- light soft brown sugar / icing sugar to taste (about 5-6 tablespoons)
- 2-3 tablespoons coffee syrup
- Cocoa powder, for dusing
- Dark Chocolate shavings *
Preheat the oven to 160°C fan-assisted, 180°C conventional. Grease 3 20-cm round cake tins with butter, sprinkle with flour, tapping and moving the pans to coat all the butter.
Start off by making the coffee syrup. Place the coffee, maple syrup and sugar (or just ordinary sugar) in a heavy-based pan on a low-medium heat. Bring to a boil and simmer gently until a third to a half of the syrup is evaporated – 20-25 minutes. Set aside to cool.
For the sponge – while the coffee syrup is reducing, using a free-standing mixer (or a hand-held electric beater), whip the cracked eggs and sugar in a large bowl until almost tripled in volume. The mixture should look like pale mousse. Add the vanilla, oil and lemon zest, if using, and beat for a minute or so more.
Gently add the sifted flour and baking powder in 3 batches gently folding with a metal spoon or silicon spatula. DO NOT BEAT THE FLOUR, or you’ll loose all the air from the whipped eggs. Since this cake relies on the eggs for volume, you really want to be gentle when folding in the flour into the egg mixture, hence avoiding losing as much air as possible.
Gently pour the cake mixture into the prepared cake tins and bake in the oven for approximately 20 minutes, until they are golden brown and feel springy when touched. Remove from the oven, stand for 5 minutes or so, and transfer to cooling rack to cool completely.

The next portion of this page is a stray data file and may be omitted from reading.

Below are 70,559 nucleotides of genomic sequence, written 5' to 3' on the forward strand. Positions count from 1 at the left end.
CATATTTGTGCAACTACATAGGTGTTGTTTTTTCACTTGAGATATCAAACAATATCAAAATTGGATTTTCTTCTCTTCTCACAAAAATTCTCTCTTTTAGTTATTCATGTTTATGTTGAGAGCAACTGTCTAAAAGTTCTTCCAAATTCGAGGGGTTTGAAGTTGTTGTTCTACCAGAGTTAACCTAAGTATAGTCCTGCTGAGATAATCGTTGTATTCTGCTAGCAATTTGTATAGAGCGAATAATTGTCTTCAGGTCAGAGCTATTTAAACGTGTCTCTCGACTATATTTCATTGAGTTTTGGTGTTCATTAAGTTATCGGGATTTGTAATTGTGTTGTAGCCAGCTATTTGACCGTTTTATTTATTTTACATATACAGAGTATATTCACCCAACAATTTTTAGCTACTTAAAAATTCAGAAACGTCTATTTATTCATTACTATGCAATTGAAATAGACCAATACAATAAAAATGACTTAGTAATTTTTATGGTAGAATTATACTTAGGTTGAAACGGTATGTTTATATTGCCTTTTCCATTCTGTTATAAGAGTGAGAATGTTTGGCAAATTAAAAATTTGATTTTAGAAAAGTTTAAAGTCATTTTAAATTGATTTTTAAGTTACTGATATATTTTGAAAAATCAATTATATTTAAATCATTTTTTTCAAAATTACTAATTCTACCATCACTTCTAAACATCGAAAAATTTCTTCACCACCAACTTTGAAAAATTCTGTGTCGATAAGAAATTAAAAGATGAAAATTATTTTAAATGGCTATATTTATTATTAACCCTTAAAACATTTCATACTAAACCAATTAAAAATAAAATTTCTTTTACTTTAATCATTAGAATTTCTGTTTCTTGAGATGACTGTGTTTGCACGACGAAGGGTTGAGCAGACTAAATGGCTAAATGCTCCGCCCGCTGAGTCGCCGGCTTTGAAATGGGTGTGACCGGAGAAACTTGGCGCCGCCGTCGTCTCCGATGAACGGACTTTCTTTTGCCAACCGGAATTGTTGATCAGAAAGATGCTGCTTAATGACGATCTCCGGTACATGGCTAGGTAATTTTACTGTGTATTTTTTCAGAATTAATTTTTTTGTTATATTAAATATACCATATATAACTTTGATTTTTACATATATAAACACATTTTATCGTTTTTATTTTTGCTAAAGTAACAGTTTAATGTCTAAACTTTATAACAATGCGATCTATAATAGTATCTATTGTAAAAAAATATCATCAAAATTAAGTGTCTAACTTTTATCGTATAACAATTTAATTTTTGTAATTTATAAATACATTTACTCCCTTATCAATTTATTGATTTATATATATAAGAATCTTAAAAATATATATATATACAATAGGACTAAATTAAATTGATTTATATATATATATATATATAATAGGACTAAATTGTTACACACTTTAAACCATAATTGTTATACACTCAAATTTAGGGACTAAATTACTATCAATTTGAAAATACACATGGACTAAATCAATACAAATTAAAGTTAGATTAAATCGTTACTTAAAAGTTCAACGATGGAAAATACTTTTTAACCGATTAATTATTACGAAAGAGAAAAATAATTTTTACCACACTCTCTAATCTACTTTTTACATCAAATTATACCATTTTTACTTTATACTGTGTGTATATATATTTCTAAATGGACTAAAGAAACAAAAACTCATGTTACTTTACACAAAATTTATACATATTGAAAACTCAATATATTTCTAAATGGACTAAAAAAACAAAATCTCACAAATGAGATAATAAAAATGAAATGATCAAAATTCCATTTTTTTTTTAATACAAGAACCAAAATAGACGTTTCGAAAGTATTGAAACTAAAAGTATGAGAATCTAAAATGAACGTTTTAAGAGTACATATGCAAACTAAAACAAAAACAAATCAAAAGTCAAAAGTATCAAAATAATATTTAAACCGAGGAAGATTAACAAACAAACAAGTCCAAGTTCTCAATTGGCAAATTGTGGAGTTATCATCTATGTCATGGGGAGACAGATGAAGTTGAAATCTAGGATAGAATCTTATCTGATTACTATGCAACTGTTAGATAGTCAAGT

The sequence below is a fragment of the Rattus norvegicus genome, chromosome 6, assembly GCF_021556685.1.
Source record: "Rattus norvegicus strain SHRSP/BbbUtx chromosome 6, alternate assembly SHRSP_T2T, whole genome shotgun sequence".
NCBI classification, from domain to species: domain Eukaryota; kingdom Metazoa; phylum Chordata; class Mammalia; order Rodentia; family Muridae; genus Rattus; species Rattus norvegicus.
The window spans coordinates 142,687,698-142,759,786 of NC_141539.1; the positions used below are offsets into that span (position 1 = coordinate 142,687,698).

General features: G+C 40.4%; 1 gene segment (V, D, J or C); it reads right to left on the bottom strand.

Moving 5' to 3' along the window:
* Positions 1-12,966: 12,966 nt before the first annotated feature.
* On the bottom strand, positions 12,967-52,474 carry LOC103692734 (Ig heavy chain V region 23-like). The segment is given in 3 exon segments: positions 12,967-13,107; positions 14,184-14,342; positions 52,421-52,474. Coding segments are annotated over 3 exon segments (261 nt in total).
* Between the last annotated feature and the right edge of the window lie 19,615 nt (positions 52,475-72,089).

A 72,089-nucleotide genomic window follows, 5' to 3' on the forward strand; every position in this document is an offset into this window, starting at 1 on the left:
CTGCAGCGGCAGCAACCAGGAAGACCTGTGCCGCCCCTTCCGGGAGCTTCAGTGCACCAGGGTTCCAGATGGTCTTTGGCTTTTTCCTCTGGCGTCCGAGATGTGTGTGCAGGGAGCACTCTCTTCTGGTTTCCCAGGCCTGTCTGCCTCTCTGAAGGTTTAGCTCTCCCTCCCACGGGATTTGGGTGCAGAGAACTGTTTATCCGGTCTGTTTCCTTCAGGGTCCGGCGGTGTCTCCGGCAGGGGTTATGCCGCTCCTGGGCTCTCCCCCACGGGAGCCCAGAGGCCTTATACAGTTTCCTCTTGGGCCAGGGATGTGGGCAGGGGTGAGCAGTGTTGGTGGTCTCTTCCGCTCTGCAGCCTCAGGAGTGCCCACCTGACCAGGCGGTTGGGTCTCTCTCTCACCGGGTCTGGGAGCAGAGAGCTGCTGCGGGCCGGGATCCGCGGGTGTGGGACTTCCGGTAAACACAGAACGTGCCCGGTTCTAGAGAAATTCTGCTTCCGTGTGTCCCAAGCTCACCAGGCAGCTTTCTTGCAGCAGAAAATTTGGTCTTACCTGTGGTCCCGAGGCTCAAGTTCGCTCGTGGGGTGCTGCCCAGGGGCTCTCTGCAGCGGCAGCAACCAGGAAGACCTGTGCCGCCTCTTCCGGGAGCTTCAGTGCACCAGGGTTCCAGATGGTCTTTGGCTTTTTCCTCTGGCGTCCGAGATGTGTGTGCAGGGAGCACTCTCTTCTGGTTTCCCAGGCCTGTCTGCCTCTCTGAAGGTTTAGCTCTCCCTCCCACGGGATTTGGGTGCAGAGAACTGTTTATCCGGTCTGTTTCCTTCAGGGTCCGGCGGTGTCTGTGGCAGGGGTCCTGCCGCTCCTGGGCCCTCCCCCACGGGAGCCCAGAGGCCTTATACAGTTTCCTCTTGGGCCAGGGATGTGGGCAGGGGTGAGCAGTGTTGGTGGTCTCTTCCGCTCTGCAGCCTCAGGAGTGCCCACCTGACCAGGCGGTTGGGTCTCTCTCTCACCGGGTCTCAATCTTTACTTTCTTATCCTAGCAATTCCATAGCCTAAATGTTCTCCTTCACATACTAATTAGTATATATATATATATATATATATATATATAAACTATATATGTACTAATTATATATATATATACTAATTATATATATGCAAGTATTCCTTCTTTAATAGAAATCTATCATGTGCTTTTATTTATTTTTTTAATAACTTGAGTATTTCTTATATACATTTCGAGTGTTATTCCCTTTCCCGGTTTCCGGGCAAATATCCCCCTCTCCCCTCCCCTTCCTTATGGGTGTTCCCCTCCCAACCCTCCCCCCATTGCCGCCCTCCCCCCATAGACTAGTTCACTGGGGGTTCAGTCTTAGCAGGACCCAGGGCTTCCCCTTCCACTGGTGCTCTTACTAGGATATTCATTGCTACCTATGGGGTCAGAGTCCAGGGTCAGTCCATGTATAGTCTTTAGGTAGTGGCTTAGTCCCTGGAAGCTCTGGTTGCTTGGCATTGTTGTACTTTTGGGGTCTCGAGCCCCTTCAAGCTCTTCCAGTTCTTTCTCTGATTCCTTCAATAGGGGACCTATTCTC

For the frosting, pour the cream in a bowl, and whip until soft peaks are formed, being careful not to overbeat it at this stage. In a separate bowl, mix the mascarpone cheese, sugar and cooled coffee syrup until smooth. Add the whipped cream, mix and taste. Adjust the sweetness to your liking, there’s no hard rule here. I think 5-6 tablespoons of sugar is just about enough, but add more if you like it sweeter.
For assembling the cake, place one layer of sponge on a dish, prick with a fork and gently add the coffee syrup, making sure it reaches every corner. Smother a generous helping of mascarpone frosting and spread leveling any uneven bumps. Repeat the process for the other two sponges and finally spread the frosting on top and the side of the cake for an even smooth finish.
Dust with cocoa powder and sprinkle with a generous quantity of chocolate shavings. Serve with yet more coffee for a wonderfully special treat. Tea would be great too! Enjoy!
HAPPY NEW YEAR!
* For the chocolate shavings:
- Melt some dark chocolate in a small bowl, in 20 – 30 second bursts in the microwave to be quick. Mix until the chocolate is melted.
- Spread the melted chocolate on your work surface (granite, marble or any ‘cold’ surface will do), smoothing the chocolate with a back of a spoon.
- Let cool for about 20 minutes.
- Using a large, sharp, smooth knife, gently move the knife across the surface at a slant angle, curling the chocolate as it’s lifted off the surface. Don’t worry if you don’t get it the first time, it will get easier as you go along.
- Continue until all the chocolate is used up. Store in a cool dry place if not using immediately.